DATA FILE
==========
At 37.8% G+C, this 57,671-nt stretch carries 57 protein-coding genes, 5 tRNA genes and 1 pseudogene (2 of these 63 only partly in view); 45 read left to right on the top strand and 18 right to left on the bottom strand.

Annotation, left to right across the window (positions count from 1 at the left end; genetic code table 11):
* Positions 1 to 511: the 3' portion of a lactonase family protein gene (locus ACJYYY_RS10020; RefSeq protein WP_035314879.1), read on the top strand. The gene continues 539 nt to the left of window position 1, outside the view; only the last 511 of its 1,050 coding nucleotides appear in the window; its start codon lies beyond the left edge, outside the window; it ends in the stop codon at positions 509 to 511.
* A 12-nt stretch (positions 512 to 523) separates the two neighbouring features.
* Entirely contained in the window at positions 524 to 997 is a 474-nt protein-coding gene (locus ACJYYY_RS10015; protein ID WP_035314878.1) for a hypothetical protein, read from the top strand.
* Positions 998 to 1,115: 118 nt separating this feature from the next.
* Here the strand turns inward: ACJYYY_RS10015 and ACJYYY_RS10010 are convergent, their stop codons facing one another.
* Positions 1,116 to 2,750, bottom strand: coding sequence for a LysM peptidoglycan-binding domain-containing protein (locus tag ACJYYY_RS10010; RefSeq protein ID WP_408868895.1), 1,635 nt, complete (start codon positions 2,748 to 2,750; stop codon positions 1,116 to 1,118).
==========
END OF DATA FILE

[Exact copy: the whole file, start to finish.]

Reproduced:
At 37.8% G+C, this 57,671-nt stretch carries 57 protein-coding genes, 5 tRNA genes and 1 pseudogene (2 of these 63 only partly in view); 45 read left to right on the top strand and 18 right to left on the bottom strand.

Annotation, left to right across the window (positions count from 1 at the left end; genetic code table 11):
* Positions 1 to 511: the 3' portion of a lactonase family protein gene (locus ACJYYY_RS10020; RefSeq protein WP_035314879.1), read on the top strand. The gene continues 539 nt to the left of window position 1, outside the view; only the last 511 of its 1,050 coding nucleotides appear in the window; its start codon lies beyond the left edge, outside the window; it ends in the stop codon at positions 509 to 511.
* A 12-nt stretch (positions 512 to 523) separates the two neighbouring features.
* Entirely contained in the window at positions 524 to 997 is a 474-nt protein-coding gene (locus ACJYYY_RS10015; protein ID WP_035314878.1) for a hypothetical protein, read from the top strand.
* Positions 998 to 1,115: 118 nt separating this feature from the next.
* Here the strand turns inward: ACJYYY_RS10015 and ACJYYY_RS10010 are convergent, their stop codons facing one another.
* Positions 1,116 to 2,750, bottom strand: coding sequence for a LysM peptidoglycan-binding domain-containing protein (locus tag ACJYYY_RS10010; RefSeq protein ID WP_408868895.1), 1,635 nt, complete (start codon positions 2,748 to 2,750; stop codon positions 1,116 to 1,118).